Mitch McConnell (R-Ky.) said on Tuesday that he will run for re-election as the Senate's top Republican leader at the end of the year, thereby ruling out any prospect of a Republican leadership change.

Former President Trump has blasted McConnell in recent months after he blamed Trump for encouraging the attack on the US Capitol on January 6, 2021. After voting for a $1 trillion bipartisan infrastructure program and a proposal to enable Democrats to lift the debt ceiling by themselves with a simple majority vote, McConnell has become a focus of Trump's rage.

Mitch McConnell has no plans to step down

McConnell, who is 80 in February, said on Tuesday that he had no intentions to step down as Senate Republican leader anytime soon. Only a few days ago, Senate Republican Whip John Thune made a similar assertion, McConnell's senior deputy, made the same news, ended months of speculation by announcing his candidacy for a fourth Senate term over the weekend.

Thune will be allowed to continue as the Republican whip for another two years before being forced to resign at the end of 2024 due to the Senate Republican Conference's term-limit regulations for leadership positions. The top executive, on the other hand, is not subject to term limits, as per The Hill.

Mitch McConnell, Senate Minority Leader, promised on Tuesday to effectively shut down a "post-nuclear Senate" as Democrats rush to a vote on changing the Senate's 60-vote filibuster in the coming weeks. This isn't the first time McConnell has threatened to filibuster legislation.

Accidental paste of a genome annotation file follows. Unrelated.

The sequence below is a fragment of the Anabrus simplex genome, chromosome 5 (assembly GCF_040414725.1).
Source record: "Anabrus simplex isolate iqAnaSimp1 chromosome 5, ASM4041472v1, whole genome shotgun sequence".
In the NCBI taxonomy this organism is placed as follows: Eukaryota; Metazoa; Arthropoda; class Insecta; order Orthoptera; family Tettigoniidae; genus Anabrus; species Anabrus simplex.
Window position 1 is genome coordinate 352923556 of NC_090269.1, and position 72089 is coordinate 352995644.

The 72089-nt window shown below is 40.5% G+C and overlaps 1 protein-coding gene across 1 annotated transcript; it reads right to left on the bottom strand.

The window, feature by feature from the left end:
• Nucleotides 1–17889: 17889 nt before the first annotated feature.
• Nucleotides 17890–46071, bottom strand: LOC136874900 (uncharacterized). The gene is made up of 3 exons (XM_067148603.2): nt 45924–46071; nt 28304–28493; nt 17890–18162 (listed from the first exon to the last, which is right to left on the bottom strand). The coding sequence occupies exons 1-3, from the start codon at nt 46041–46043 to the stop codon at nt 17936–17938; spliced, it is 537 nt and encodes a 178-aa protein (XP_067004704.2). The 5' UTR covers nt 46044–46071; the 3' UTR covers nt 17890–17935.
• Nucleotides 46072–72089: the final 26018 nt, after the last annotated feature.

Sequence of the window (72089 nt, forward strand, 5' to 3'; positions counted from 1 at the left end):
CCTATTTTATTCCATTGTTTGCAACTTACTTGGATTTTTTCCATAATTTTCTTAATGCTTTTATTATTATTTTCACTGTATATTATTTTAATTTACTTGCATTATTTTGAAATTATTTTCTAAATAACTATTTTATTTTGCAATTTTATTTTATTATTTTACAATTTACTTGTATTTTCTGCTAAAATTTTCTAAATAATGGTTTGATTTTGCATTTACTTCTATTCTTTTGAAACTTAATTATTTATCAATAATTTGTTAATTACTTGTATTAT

When Democrats initially won control of the Senate last year, he made essentially identical remarks and looked ready to advocate for an end to the legislative filibuster. However, these fresh remarks come at a time when Democrats appear to be more committed than ever to eliminating the filibuster.

On Tuesday, McConnell cautioned that the Senate's "authority to establish the agenda," which is currently "exclusively in the hands of the majority," might be taken away by using Senate "Rule XIV," which allows any senator to put a bill on the Senate's calendar.

That remark came after McConnell launched an initial attack on the problem on Monday night when he invoked Rule XIV to put numerous GOP proposals on the agenda. Majority Leader Chuck Schumer, D-N.Y., responded by offering to vote on the bills at a simple-majority threshold if Democrats received simple-majority votes on the elections bills. Schumer had threatened to bring filibuster changes up for a vote next week if Republicans did not vote for Democrats' elections bills, according to Fox News.

Read Also: Anthony Fauci Calls Sen. Roger Marshall a "Moron" Over Public Financial Information During Tense Hearing on COVID-19

McConnell, Collins urge Maryland Gov. Larry Hogan to run for Senate

Maryland Governor Larry Hogan is being urged to run for Senate by McConnell, Maine Senator Susan Collins, and other Republicans. In recent months, McConnell and Florida Senator Rick Scott, who heads the Republicans' Senate campaign arm, have had many meetings with Hogan about recruiting.

McConnell's deputy Steven Law, who heads a McConnell-aligned super PAC, has also spoken with Hogan. Elaine Chao, McConnell's wife, has also tried to attract Hogan. She previously worked in the Trump and George W. Bush administrations.

Senate Republicans with a more moderate bent have also attempted to do so. Other officials in Washington have provided internal polls or made financial commitments in an attempt to persuade Hogan that, if he ran for Senate, he would have a good chance of winning, as per Newsweek via MSN.

Related Article: Democrats Confronted With Rising Retirements as Kevin McCarthy Anticipates More Than 30 People To Retire Before 2022 Midterm Elections